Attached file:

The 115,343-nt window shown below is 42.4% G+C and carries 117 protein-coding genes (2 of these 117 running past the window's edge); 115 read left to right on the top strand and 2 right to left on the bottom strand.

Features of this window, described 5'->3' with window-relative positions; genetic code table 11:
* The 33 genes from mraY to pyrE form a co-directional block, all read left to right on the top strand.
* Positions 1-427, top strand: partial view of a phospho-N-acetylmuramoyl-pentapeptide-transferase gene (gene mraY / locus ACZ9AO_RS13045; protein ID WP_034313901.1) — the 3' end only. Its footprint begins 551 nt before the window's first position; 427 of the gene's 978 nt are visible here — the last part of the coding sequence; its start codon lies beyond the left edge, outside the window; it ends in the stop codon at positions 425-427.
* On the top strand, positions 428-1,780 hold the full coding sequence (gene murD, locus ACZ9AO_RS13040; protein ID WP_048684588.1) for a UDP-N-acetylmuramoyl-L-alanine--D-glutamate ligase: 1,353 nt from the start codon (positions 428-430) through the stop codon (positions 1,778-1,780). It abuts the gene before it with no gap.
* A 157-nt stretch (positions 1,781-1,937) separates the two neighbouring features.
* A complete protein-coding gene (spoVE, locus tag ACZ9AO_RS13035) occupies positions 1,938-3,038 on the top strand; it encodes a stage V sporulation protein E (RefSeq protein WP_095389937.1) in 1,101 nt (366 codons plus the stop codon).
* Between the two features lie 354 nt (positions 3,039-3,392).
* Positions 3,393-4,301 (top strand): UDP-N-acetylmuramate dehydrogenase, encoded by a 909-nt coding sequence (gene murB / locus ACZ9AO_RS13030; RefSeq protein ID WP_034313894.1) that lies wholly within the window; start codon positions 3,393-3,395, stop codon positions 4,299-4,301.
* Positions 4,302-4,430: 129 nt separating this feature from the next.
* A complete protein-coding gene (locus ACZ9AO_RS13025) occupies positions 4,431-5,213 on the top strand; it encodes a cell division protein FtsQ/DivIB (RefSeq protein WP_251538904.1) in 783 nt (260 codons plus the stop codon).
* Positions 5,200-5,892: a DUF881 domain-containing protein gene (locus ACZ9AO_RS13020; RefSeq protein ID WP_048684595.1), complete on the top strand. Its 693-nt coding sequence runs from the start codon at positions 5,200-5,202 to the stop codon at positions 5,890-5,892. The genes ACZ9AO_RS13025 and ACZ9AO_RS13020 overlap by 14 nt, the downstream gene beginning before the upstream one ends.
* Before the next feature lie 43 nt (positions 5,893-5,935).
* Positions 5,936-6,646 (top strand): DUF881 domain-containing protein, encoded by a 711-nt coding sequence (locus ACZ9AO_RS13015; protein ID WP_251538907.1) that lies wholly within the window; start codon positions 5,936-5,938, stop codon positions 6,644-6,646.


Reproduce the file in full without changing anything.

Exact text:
The 115,343-nt window shown below is 42.4% G+C and carries 117 protein-coding genes (2 of these 117 running past the window's edge); 115 read left to right on the top strand and 2 right to left on the bottom strand.

Features of this window, described 5'->3' with window-relative positions; genetic code table 11:
* The 33 genes from mraY to pyrE form a co-directional block, all read left to right on the top strand.
* Positions 1-427, top strand: partial view of a phospho-N-acetylmuramoyl-pentapeptide-transferase gene (gene mraY / locus ACZ9AO_RS13045; protein ID WP_034313901.1) — the 3' end only. Its footprint begins 551 nt before the window's first position; 427 of the gene's 978 nt are visible here — the last part of the coding sequence; its start codon lies beyond the left edge, outside the window; it ends in the stop codon at positions 425-427.
* On the top strand, positions 428-1,780 hold the full coding sequence (gene murD, locus ACZ9AO_RS13040; protein ID WP_048684588.1) for a UDP-N-acetylmuramoyl-L-alanine--D-glutamate ligase: 1,353 nt from the start codon (positions 428-430) through the stop codon (positions 1,778-1,780). It abuts the gene before it with no gap.
* A 157-nt stretch (positions 1,781-1,937) separates the two neighbouring features.
* A complete protein-coding gene (spoVE, locus tag ACZ9AO_RS13035) occupies positions 1,938-3,038 on the top strand; it encodes a stage V sporulation protein E (RefSeq protein WP_095389937.1) in 1,101 nt (366 codons plus the stop codon).
* Between the two features lie 354 nt (positions 3,039-3,392).
* Positions 3,393-4,301 (top strand): UDP-N-acetylmuramate dehydrogenase, encoded by a 909-nt coding sequence (gene murB / locus ACZ9AO_RS13030; RefSeq protein ID WP_034313894.1) that lies wholly within the window; start codon positions 3,393-3,395, stop codon positions 4,299-4,301.
* Positions 4,302-4,430: 129 nt separating this feature from the next.
* A complete protein-coding gene (locus ACZ9AO_RS13025) occupies positions 4,431-5,213 on the top strand; it encodes a cell division protein FtsQ/DivIB (RefSeq protein WP_251538904.1) in 783 nt (260 codons plus the stop codon).
* Positions 5,200-5,892: a DUF881 domain-containing protein gene (locus ACZ9AO_RS13020; RefSeq protein ID WP_048684595.1), complete on the top strand. Its 693-nt coding sequence runs from the start codon at positions 5,200-5,202 to the stop codon at positions 5,890-5,892. The genes ACZ9AO_RS13025 and ACZ9AO_RS13020 overlap by 14 nt, the downstream gene beginning before the upstream one ends.
* Before the next feature lie 43 nt (positions 5,893-5,935).
* Positions 5,936-6,646 (top strand): DUF881 domain-containing protein, encoded by a 711-nt coding sequence (locus ACZ9AO_RS13015; protein ID WP_251538907.1) that lies wholly within the window; start codon positions 5,936-5,938, stop codon positions 6,644-6,646.